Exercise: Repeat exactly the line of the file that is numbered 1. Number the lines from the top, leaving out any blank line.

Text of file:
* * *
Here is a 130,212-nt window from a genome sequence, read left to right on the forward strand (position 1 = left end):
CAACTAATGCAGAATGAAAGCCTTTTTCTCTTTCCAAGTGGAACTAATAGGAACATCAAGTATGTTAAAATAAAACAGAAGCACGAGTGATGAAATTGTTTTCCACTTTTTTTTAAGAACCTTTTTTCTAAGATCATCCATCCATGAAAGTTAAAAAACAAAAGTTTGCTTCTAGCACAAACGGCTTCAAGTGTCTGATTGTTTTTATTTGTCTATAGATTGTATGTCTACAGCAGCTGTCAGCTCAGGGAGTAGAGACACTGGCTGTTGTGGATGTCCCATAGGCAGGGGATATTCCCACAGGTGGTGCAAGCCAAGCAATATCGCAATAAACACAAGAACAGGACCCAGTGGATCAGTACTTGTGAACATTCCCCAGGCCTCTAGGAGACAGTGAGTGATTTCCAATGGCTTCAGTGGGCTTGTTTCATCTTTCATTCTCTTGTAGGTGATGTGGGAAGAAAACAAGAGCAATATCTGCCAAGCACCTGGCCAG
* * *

Here is a 130,212-nt window from a genome sequence, read left to right on the forward strand (position 1 = left end):